Dual Diagnosis: Eating Disorders and Compulsive Over-Exercising

Exercise and taking part in sporting activities are important aspects of living a healthy lifestyle, nobody would argue against this statement. Although, like any behavior taken to the extreme, over-exercising can lead to health problems and is in many cases linked to some form of eating disorder.Sports and exercise are generally considered a good thing for everybody, with a wide variety of known health benefits. But what would you do if your friend or daughter began to exercise for hours every day? This may be an added symptom of an eating problem such as anorexia, bulimia, or compulsive eating disorder. However, it may present as an addiction in its own right with the exercise addict eating a healthy, well-balanced diet yet exercising to the point of exhaustion.

Statistics show that female athletes are more likely to require eating disorder treatment than the average woman, and that women who suffer from an eating disorder are more likely to become compulsive exercise addicts. Individuals who over-exercise compulsively go beyond healthy fitness goals and become obsessed with their fitness and exercise plans. They may lie or hide from people in order to exercise, even if this means missing school, work, or family events. Exercise addiction often arises from a desire to relieve the guilt of having eaten, rather like the use of vomiting or laxatives in bulimia nervosa.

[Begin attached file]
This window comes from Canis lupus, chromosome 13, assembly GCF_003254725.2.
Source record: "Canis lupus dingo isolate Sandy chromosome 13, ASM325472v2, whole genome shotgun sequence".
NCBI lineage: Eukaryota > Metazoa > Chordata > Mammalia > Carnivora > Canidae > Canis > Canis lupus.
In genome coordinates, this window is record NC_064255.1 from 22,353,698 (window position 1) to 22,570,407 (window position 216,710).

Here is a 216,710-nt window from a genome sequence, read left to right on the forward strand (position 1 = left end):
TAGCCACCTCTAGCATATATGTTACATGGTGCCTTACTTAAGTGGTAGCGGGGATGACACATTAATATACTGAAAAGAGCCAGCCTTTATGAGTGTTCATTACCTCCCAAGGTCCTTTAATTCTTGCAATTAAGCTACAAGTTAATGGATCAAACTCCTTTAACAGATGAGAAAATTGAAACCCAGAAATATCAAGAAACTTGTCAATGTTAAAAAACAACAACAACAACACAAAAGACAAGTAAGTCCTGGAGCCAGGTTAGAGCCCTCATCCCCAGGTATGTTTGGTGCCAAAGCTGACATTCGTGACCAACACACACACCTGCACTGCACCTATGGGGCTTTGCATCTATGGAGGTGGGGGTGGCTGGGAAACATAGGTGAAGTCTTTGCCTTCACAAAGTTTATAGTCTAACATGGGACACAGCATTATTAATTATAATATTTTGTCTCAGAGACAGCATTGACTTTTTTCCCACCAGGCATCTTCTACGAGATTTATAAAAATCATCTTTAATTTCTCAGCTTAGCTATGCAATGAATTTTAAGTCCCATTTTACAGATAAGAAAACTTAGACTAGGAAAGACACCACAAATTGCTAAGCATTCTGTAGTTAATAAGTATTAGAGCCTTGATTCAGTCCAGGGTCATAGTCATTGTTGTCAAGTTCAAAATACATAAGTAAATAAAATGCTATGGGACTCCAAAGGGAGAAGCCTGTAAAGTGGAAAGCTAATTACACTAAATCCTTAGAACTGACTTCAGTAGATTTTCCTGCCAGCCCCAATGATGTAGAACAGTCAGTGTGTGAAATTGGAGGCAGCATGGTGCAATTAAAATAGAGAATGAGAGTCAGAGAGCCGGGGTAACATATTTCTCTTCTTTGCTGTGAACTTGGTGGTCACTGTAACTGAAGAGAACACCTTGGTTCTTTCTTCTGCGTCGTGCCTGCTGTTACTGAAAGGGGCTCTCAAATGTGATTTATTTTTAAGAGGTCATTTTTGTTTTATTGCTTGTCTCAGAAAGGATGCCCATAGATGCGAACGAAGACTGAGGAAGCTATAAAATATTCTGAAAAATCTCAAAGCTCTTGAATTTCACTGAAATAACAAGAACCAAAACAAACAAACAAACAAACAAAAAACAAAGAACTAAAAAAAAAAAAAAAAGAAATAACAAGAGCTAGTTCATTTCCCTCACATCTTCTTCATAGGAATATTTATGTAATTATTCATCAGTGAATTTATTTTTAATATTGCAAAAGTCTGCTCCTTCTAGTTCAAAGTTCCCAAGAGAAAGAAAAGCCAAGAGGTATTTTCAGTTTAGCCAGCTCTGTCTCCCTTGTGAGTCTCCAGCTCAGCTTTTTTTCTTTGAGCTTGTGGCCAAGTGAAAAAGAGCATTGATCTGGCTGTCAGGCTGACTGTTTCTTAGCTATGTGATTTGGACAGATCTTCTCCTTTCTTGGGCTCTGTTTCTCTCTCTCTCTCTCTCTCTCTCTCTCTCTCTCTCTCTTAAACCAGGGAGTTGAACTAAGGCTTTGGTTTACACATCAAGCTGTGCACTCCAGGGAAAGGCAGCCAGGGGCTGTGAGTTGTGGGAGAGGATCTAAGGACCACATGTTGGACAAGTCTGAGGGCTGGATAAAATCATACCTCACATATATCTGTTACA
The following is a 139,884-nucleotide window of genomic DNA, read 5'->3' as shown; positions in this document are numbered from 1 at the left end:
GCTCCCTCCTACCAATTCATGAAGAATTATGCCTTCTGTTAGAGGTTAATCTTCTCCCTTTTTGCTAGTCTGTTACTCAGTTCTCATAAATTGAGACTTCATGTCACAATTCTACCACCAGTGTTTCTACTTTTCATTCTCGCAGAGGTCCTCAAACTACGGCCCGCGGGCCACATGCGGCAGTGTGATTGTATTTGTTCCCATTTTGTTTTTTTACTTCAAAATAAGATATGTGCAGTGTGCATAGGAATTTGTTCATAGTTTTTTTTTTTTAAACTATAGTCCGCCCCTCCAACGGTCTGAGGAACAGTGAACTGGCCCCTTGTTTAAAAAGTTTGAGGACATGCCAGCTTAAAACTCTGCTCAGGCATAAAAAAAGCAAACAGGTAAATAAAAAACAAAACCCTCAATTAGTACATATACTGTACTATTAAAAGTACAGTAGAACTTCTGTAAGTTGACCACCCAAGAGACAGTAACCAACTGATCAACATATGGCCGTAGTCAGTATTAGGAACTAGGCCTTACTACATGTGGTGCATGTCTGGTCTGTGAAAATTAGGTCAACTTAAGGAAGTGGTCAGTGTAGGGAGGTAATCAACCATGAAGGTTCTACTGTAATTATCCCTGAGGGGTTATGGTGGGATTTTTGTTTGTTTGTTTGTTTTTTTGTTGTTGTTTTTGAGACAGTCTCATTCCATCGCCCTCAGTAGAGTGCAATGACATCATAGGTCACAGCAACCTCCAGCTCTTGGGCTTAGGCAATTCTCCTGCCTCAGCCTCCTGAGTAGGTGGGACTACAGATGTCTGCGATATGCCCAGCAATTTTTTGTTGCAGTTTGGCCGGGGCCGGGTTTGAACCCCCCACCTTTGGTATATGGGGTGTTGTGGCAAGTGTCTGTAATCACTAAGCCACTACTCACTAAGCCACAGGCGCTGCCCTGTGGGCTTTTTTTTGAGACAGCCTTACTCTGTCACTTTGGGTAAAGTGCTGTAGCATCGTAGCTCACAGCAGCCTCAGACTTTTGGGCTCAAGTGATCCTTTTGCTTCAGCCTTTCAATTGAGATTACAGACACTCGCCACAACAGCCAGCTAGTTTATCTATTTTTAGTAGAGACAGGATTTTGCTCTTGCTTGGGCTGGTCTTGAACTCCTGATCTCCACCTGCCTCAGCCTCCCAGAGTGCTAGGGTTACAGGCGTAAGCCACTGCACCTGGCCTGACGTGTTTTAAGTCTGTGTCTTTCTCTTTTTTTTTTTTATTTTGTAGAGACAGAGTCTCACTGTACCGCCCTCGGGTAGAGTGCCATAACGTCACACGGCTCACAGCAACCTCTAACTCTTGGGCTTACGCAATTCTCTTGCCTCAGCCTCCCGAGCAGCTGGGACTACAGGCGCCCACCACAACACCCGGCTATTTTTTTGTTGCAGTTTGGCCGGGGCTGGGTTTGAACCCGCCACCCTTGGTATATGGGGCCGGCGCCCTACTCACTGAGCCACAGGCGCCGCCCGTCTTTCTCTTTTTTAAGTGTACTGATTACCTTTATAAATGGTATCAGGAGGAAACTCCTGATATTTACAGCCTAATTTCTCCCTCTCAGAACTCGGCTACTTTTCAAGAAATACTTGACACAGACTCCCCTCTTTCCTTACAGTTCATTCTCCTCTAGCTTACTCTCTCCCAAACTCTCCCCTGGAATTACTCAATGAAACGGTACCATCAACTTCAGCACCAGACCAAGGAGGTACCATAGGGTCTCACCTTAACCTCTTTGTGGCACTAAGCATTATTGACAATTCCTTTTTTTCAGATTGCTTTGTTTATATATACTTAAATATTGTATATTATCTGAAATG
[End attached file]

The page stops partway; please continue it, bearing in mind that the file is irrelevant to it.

The effects of over-exercising may not at first appear as obvious or as dangerous as overeating symptoms, but compulsive exercise stresses the body and can have serious harmful health effects if taken to extremes. Compulsive exercisers are more likely to suffer from heart problems, dehydration, stress fractures, osteoporosis and arthritis among other health problems.

Although not strictly speaking an eating disorder, compulsive over-exercising is best treated by those experienced in eating disorder recovery and relapse prevention, as many of the underlying issues are the same. An eating disorder clinic may be the best place for exercise addicts to come to terms with the roots of their addiction, while observing the progress of other community members undergoing eating disorder treatment can encourage hope and determination in exercise addicts to help them along their own path to recovery.

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